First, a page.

SickKids hospital has restored 80 per cent of priority IT systems

IT systems at Toronto’s Hospital for Sick Children are closer to being put back into production after last month’s ransomware attack.

The hospital said Thursday that approximately 80 per cent of priority systems, which are those that have a direct impact on hospital operations, have been restored. As a result it has canceled its Code Grey, a designation to staff of major systems problems.

The hospital’s electronic medical record (EMR) system was not impacted by the attack, but other systems that integrate with the EMR, such as dictation services, pharmacy systems, and the ability to view diagnostic imaging results, were temporarily unavailable. Most systems that integrate with the EMR have been restored, the hospital said in a news release.

A number of corporate systems were also temporarily impacted, including the hospital’s internal timekeeping system for staff, and its intranet. Some systems, such as the AboutKidsHealth website, are still being restored. 

“The hospital has determined that patients and families are unlikely to experience any significant impacts to their care,” the statement says, “and most clinical teams are no longer using downtime procedures.”

There is no evidence to date that personal information or personal health information has been impacted, the hospital added.

It stressed that no ransom payment has been made to the LockBit ransomware gang. Thirteen days after the attack, the gang issued an apology for hitting the hospital, saying an affiliate who actually did the hacking violated its rules for which organizations could be targeted and how. The rules say attackers can steal data from hospitals, but are forbidden from encrypting the data.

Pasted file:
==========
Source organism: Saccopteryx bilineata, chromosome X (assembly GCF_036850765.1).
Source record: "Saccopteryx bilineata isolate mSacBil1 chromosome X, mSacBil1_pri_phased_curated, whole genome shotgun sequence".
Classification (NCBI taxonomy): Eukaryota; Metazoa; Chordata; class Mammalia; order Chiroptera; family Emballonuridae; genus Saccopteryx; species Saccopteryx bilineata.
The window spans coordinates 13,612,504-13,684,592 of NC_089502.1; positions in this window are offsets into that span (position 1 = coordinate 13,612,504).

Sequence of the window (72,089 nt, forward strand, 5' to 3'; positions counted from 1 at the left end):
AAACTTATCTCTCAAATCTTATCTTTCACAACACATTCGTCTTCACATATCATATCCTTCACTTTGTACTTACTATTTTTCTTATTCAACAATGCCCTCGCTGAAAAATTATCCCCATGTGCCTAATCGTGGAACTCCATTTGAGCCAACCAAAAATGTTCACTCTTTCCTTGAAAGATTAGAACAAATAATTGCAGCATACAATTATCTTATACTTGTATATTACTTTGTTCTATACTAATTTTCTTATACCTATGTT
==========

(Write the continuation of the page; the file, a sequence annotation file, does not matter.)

In addition to the apology, LockBit made a decryptor available to SickKids. The hospital says it hasn’t used that tool yet. “SickKids continues to consult with its third-party experts to determine the most efficient and effective means to restore its impacted systems, including the possible use of the decryptor,” the hospital said.

“Ransomware and other malware attacks are becoming more and more frequent and sophisticated across organizations and industries,” Nimira Dhalwani, the hospital’s chief technology officer, said in the statement. “We know those behind these attacks are always trying to find new ways to get past digital defences. Our cybersecurity measures meet a high standard, and we are confident that the safeguards and processes we have in place enabled us to respond rapidly to mitigate the impacts on hospital operations. We are working with our experts and industry partners to strengthen our collective systems wherever possible.” 

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Howard Solomon
Howard Solomon
Currently a freelance writer, I'm the former editor of and Computing Canada. An IT journalist since 1997, I've written for several of ITWC's sister publications including and Computer Dealer News. Before that I was a staff reporter at the Calgary Herald and the Brampton (Ont.) Daily Times. I can be reached at hsolomon [@]

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